SAN FRANCISCOSAN FRANCISCO (Reuters) - Uber Technologies Inc's Chief People Officer Liane Hornsey resigned in an email to staff on Tuesday, following an investigation into how she handled allegations of racial discrimination at the ride-hailing firm.
The resignation comes after Reuters contacted Uber on Monday about the previously unreported investigation into accusations from anonymous whistleblowers that Hornsey had systematically dismissed internal complaints of racial discrimination.
Hornsey is head of Uber's human resources department and one of the firm's top spokespeople on diversity and discrimination issues. She had been in the role for about 18 months, as the company was rocked by claims of widespread issues of gender discrimination and sexual harassment.
The allegations raise questions about Chief Executive Dara Khosrowshahi's efforts to change the toxic culture of the firm after he took over in August last year from former CEO Travis Kalanick following a series of scandals.
Khosrowshahi praised Hornsey in an email to employees, which was seen by Reuters, as "incredibly talented, creative, and hard-working." He gave no reason for her departure.
Hornsey acknowledged in a separate email to her team at Uber, also seen by Reuters, that her exit "comes a little out of the blue for some of you, but I have been thinking about this for a while."
She also gave no reason for her resignation and has not responded to requests for comment about the investigation.
The allegations against her and Uber's human resources department more broadly were made by an anonymous group that claims to be Uber employees of color, members of the group told Reuters.
They alleged Hornsey had used discriminatory language and made derogatory comments about Uber Global Head of Diversity and Inclusion Bernard Coleman, and had denigrated and threatened former Uber executive Bozoma Saint John, who left the company in June.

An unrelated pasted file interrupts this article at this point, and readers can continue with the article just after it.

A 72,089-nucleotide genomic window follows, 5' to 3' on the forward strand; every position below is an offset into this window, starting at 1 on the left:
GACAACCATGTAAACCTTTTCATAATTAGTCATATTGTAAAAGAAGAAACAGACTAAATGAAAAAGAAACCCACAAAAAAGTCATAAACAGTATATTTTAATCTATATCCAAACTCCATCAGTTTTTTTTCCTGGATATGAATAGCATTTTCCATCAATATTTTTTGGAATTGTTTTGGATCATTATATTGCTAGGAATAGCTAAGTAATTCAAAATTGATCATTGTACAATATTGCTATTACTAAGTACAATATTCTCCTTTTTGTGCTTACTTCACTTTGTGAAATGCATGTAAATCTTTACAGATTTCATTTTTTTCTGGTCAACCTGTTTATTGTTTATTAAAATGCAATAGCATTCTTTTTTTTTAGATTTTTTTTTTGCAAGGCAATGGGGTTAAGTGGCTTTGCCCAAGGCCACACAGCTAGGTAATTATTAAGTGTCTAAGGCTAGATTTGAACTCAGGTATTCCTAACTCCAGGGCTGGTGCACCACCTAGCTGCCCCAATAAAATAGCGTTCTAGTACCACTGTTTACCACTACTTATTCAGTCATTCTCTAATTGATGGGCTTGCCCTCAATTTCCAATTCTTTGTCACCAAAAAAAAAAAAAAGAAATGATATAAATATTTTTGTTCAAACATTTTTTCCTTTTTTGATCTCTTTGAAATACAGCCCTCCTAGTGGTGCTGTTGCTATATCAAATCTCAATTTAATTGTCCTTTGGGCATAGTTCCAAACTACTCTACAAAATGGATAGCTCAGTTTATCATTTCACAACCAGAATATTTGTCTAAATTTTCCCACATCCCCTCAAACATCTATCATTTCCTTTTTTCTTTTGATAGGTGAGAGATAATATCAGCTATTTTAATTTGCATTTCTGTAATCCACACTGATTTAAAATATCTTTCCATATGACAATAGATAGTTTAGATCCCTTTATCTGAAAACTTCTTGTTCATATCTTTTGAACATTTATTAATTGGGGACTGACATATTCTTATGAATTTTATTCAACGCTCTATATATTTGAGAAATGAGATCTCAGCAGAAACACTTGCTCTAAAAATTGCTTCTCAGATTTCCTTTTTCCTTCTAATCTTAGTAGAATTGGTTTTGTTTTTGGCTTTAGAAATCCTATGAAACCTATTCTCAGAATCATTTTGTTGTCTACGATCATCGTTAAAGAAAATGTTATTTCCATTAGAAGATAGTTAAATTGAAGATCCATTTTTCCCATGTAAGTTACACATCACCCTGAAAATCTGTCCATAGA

"This person ultimately was the reason behind (Saint John's) departure from Uber," the anonymous employees said in an email, referring to Hornsey.
Saint John joined Uber from Apple Inc in June, 2017 but left only a year later to join Endeavor, the parent company of several talent agencies. She declined to comment, telling Reuters by phone: "I don't have anything to say about my experience there."
Coleman, who came to Uber in 2017 after serving as the chief diversity and human resources officer of Hillary Clinton's 2016 presidential campaign, also declined to comment.
Some of the allegations were substantiated, investigators from law firm Gibson Dunn told the employees in a May 15 email that was seen by Reuters.
It is not clear which of the allegations were substantiated, but the investigators shared their "thoughts regarding several options to address concerns regarding Ms. Hornsey" with Khosrowshahi, they wrote in the email.
The investigators added that they were commencing another investigation after receiving a complaint from another anonymous Uber employee regarding "allegations that appear to relate in some ways."
The complaints against Hornsey come about a year after Uber was embroiled in widespread allegations of gender discrimination and sexual harassment, triggering an investigation by former U.S Attorney General Eric Holder and ultimately Kalanick's resignation.
Uber in March agreed to pay $10 million to settle a proposed class-action lawsuit alleging discrimination against more than 400 women and minorities brought by three women engineers. One of the women removed herself from the class-action and sued the company in May alleging discrimination based on gender and race.
The employees behind the latest allegations said complaints filed to Uber’s anonymous tip line often were left unresolved or were dismissed, especially if they dealt with issues of race.
They also accused the company of ignoring a board-approved recommendation by Holder that its chief diversity officer report directly to the CEO or COO.
Uber told Reuters in a statement that the latest complaints had been properly investigated.
"We are confident that the investigation was conducted in an unbiased, thorough and credible manner, and that the conclusions of the investigation were addressed appropriately," it said.
(Reporting by Salvador Rodriguez in San Francisco. Additional reporting by Heather Somerville; Editing by Stephen Coates)